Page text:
May 5 -- Go here for the follow up Keen Commuter SPD Sandal review.
I have fat feet. In general, the cycling industry does not offer much for SPD-compatible shoes for fat-foot-folk like me. For the last few years I've been a Shimano sandal guy. I like the Shimano sandals because they allow me wear a bulky wool layer with a gortex sock for winter riding. This combination has worked well for me down to about 25 degrees for about 1.5 hours. Good enough. I use the sandals year round, and so far I've resisted buying the $200+ winter SPD boots.
Generally, the Shimano sandals are good. The complaints I have about the Shimanos are:
- While they allow my fat feet to be happily fat compared to other cycling shoes, the designers of the Shimano sandal assumed narrow-footed users. There's not enough strap/velcro to hold the front of the sandal on my foot and it's especially insufficient when I pile on the thick wool and gortex socks.
- They fall apart. Especially the plasticy weird support piece on the inside of the heel. This always comes unstiched and I must snip it off. I've also spent more time than I think I should stitching up the sandals where seams have come unraveled.
- Velcro gives up the ghost eventually. As the sandals get older, the straps just stop holding. This leads to nerdy fixes like this.
Finally -- and this can't really be registered as a complaint -- relating to the design of the Shimano sandals, they just don't hold up to the way I want to wear them. Often my rides take me tromping through mud, streams, snow, etc. When I'm off the bike, I submerge the sandals on a pretty regular basis when I tour or take longer rides in the summer.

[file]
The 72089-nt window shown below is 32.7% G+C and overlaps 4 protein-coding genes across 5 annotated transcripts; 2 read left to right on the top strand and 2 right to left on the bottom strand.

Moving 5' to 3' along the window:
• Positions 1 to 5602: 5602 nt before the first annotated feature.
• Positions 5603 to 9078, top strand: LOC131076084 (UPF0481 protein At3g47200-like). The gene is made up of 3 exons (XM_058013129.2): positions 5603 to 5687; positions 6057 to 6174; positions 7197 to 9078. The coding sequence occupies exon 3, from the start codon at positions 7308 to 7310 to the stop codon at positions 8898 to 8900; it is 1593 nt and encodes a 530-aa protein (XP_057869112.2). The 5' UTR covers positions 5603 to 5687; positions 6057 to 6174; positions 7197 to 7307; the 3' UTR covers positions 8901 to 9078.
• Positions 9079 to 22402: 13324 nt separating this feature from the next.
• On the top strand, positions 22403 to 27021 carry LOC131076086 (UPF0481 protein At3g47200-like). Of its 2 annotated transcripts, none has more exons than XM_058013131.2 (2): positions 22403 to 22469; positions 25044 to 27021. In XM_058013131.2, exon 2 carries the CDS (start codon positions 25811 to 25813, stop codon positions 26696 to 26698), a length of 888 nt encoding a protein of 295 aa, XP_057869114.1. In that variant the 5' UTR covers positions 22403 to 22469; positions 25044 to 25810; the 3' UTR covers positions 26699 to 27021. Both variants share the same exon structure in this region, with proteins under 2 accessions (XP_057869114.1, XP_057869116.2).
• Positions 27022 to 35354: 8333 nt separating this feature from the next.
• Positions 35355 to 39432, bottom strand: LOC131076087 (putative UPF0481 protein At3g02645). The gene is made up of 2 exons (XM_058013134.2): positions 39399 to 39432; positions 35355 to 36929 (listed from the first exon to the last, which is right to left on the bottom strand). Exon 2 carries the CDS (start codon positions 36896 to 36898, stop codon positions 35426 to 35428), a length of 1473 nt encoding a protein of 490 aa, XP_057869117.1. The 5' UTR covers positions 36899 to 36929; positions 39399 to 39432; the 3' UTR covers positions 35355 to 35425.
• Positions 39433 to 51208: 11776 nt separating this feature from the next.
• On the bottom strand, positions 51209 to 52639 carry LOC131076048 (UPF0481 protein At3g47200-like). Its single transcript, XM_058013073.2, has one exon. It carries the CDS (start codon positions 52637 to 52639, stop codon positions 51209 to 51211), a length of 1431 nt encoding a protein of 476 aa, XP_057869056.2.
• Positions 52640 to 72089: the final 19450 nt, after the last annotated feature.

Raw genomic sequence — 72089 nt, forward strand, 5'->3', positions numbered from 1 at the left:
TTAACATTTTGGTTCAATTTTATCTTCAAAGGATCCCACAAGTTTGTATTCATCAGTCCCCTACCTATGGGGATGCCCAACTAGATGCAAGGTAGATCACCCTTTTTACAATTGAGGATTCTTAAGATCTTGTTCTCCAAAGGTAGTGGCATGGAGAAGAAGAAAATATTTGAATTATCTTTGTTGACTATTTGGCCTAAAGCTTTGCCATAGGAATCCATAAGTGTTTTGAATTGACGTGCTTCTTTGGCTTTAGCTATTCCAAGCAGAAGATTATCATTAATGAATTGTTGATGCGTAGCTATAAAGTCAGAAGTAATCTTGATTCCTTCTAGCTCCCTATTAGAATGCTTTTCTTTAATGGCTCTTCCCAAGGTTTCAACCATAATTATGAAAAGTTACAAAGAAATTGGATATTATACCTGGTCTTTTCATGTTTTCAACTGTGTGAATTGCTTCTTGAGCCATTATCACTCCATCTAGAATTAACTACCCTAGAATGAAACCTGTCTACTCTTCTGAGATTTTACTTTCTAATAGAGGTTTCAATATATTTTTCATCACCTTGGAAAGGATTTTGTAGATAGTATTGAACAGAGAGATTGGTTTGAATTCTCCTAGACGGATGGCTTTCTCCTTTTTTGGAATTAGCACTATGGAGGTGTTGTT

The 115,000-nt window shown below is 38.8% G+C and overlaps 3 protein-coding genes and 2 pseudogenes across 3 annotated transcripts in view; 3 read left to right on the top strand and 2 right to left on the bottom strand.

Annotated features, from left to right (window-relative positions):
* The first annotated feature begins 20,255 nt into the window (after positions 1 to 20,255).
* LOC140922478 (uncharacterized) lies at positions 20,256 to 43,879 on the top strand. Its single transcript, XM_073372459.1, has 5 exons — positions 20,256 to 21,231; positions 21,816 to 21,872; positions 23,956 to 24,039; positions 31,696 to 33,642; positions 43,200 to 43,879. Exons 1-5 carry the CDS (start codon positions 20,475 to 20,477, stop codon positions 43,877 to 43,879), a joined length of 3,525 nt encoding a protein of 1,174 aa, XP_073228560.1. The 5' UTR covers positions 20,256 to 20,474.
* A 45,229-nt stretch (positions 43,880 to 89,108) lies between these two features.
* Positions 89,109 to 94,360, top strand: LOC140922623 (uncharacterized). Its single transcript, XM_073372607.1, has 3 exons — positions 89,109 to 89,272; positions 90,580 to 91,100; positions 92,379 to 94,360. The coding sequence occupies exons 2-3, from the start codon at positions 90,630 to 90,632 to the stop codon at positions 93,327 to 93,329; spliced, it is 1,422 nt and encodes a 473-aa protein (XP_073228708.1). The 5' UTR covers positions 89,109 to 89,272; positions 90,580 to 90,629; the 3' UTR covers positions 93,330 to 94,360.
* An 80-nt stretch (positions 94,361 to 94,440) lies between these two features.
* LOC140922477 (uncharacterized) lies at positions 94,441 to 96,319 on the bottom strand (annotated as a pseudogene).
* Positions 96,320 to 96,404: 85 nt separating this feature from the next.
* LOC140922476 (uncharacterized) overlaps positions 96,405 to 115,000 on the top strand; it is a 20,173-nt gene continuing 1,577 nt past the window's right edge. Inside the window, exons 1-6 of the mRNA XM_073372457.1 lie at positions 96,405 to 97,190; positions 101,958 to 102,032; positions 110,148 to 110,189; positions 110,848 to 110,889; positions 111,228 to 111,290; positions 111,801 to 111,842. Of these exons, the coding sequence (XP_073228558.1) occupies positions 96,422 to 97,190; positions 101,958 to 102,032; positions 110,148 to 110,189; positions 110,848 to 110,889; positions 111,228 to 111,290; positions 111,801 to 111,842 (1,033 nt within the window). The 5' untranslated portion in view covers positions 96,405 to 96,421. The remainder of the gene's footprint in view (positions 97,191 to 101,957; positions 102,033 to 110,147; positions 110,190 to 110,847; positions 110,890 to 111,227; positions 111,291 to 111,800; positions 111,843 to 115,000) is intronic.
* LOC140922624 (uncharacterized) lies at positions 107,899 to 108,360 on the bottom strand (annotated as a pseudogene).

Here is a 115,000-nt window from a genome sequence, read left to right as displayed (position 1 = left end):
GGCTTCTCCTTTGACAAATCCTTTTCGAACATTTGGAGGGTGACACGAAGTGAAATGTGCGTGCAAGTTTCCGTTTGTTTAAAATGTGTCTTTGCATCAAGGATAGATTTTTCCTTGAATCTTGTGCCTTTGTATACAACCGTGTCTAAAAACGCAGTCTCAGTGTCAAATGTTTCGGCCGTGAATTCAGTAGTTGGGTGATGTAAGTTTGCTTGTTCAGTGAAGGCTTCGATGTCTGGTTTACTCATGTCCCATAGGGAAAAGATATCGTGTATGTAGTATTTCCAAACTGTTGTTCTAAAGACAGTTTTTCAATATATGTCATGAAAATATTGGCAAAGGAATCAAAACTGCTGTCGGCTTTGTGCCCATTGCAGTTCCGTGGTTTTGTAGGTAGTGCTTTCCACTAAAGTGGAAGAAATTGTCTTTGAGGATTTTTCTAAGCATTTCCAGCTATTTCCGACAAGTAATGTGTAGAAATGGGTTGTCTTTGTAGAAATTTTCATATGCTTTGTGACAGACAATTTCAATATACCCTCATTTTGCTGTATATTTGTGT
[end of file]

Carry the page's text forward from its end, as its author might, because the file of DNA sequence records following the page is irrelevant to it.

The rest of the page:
So that's the backstory. About a month ago, I was excited to learn that Keen had an SPD compatible sandal this year: The Commuter ($120). I've tried the Keen water sandals (the H2) and loved the space in the foot bed. The new SPD sandal solves most of my complaints about the Shimano too: the way the Keen tightens up uses the single-stretchy shock cord, which can be easily replaced if it gives up the ghost. In addition, the construction of the Keen sandal looks like it expects mud, water, and other crud to be a large part of its life.
The Keen sandal is a much better walking sandal than the Shimano. There's a bit of spongy-spring that feels nice. And they're plenty stiff for riding. The fact that the sandal feels so comfy off the bike is a bonus feature in my mind for everyday sandals.
Finally, the toe cap on the Keen is a great benefit, not really as a guard against stubbed toes, but as a wind block. The toes are always the first warn you that you have the wrong shoes on. THe lack of a windblock is the Achilles heel (heh) of the Shimano design for winter riding.
So what's not to like? Uh.
Well, there's a big one here: the width! The Keen folks make the same crappy assumption that all cyclists have narrow feet. This foot bed is super narrow and they only come in one width. Errg!
These sandals on my fat feet are good for one layer of middle-weight wool socks. So I can't layer the thick wool and the gortex. This cuts them out of my winter rides and out of the cold and rainy rides. And that is a damn bummer, because if these sandals used the same foot bed as the H2, these would be on my feet every day of the year, as my Shimanos are now.
The other benefits of these sandals will make them a great fair-weather sandal for me, and I'd probably buy them again, but I plan on sending a piece of email to the folks at Keen to try and persuade them to offer the 2009 model with the H2 foot bed as well. This is where I plan on sending my feedback: firstname.lastname@example.org.
Go here for the follow-up Keen Commuter SPD Sandal review -- 3 months later